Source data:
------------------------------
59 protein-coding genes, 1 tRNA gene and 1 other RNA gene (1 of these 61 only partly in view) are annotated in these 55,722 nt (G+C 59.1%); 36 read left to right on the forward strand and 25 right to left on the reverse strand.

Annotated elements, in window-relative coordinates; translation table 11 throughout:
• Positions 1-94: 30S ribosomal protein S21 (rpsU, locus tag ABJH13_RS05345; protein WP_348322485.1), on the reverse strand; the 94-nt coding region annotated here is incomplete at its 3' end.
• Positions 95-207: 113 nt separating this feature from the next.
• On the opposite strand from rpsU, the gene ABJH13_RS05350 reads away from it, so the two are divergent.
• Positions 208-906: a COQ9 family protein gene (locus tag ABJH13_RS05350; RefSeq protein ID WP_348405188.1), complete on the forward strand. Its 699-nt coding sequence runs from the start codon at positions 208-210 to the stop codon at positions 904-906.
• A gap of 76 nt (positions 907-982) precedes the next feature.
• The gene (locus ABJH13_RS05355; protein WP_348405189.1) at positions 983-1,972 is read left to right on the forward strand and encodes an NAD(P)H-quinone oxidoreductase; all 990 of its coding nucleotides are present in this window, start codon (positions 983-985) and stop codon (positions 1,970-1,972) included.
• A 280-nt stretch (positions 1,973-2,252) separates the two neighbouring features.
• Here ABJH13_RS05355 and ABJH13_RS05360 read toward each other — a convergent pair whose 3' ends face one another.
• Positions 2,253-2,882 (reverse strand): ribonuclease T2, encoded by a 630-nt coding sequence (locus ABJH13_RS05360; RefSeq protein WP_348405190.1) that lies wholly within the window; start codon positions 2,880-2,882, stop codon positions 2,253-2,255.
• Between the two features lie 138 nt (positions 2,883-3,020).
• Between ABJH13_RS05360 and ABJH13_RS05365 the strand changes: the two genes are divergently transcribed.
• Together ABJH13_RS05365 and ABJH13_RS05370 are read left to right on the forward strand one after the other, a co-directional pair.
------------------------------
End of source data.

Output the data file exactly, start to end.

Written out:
59 protein-coding genes, 1 tRNA gene and 1 other RNA gene (1 of these 61 only partly in view) are annotated in these 55,722 nt (G+C 59.1%); 36 read left to right on the forward strand and 25 right to left on the reverse strand.

Annotated elements, in window-relative coordinates; translation table 11 throughout:
• Positions 1-94: 30S ribosomal protein S21 (rpsU, locus tag ABJH13_RS05345; protein WP_348322485.1), on the reverse strand; the 94-nt coding region annotated here is incomplete at its 3' end.
• Positions 95-207: 113 nt separating this feature from the next.
• On the opposite strand from rpsU, the gene ABJH13_RS05350 reads away from it, so the two are divergent.
• Positions 208-906: a COQ9 family protein gene (locus tag ABJH13_RS05350; RefSeq protein ID WP_348405188.1), complete on the forward strand. Its 699-nt coding sequence runs from the start codon at positions 208-210 to the stop codon at positions 904-906.
• A gap of 76 nt (positions 907-982) precedes the next feature.
• The gene (locus ABJH13_RS05355; protein WP_348405189.1) at positions 983-1,972 is read left to right on the forward strand and encodes an NAD(P)H-quinone oxidoreductase; all 990 of its coding nucleotides are present in this window, start codon (positions 983-985) and stop codon (positions 1,970-1,972) included.
• A 280-nt stretch (positions 1,973-2,252) separates the two neighbouring features.
• Here ABJH13_RS05355 and ABJH13_RS05360 read toward each other — a convergent pair whose 3' ends face one another.
• Positions 2,253-2,882 (reverse strand): ribonuclease T2, encoded by a 630-nt coding sequence (locus ABJH13_RS05360; RefSeq protein WP_348405190.1) that lies wholly within the window; start codon positions 2,880-2,882, stop codon positions 2,253-2,255.
• Between the two features lie 138 nt (positions 2,883-3,020).
• Between ABJH13_RS05360 and ABJH13_RS05365 the strand changes: the two genes are divergently transcribed.
• Together ABJH13_RS05365 and ABJH13_RS05370 are read left to right on the forward strand one after the other, a co-directional pair.